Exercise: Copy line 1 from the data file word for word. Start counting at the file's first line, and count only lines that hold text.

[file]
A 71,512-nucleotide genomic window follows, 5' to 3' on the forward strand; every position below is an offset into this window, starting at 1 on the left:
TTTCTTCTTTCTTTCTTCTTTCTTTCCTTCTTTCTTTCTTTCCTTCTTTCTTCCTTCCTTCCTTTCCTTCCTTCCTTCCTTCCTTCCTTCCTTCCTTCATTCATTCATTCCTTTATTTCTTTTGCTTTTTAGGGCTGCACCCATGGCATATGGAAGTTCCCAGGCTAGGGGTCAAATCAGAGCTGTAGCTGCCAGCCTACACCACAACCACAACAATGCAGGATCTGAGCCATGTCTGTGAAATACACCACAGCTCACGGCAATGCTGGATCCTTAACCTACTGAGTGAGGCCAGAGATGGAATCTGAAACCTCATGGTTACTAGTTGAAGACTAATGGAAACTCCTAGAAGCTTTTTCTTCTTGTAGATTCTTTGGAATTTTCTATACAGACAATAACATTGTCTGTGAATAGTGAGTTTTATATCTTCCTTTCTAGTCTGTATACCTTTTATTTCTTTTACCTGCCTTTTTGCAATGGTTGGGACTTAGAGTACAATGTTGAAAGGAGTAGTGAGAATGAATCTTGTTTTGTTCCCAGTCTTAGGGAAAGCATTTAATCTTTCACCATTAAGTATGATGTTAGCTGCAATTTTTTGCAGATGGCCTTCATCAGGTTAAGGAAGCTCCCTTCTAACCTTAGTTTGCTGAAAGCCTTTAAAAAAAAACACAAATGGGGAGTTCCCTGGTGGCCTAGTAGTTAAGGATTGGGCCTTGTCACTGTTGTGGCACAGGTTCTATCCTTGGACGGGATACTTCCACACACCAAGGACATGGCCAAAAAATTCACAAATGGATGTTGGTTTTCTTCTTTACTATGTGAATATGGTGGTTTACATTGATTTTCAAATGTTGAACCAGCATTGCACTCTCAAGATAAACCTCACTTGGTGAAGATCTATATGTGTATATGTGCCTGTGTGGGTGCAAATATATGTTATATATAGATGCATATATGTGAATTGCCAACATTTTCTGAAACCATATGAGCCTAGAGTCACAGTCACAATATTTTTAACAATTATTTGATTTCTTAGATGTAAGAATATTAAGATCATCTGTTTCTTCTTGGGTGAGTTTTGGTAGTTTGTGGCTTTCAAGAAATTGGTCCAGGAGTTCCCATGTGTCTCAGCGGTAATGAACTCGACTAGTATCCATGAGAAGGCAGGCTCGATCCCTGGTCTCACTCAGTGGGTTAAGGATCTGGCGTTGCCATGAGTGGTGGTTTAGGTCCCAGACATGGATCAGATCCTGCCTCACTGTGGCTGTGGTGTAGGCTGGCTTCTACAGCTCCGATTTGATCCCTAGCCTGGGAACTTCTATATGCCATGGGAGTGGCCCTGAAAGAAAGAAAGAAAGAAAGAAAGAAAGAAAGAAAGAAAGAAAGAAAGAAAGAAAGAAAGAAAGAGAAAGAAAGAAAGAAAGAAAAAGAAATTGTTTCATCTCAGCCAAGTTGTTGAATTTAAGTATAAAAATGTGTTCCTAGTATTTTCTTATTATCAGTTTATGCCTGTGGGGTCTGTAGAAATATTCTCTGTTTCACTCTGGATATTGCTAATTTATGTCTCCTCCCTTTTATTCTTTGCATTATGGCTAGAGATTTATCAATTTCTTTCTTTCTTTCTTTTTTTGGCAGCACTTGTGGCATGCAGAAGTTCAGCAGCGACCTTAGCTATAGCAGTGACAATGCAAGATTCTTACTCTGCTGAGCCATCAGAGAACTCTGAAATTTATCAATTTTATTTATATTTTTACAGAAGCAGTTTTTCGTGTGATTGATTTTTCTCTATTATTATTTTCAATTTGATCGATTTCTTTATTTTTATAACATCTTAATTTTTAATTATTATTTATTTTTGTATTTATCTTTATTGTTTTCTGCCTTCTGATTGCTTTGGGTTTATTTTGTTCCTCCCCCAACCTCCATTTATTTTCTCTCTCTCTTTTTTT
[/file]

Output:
A 71,512-nucleotide genomic window follows, 5' to 3' on the forward strand; every position below is an offset into this window, starting at 1 on the left: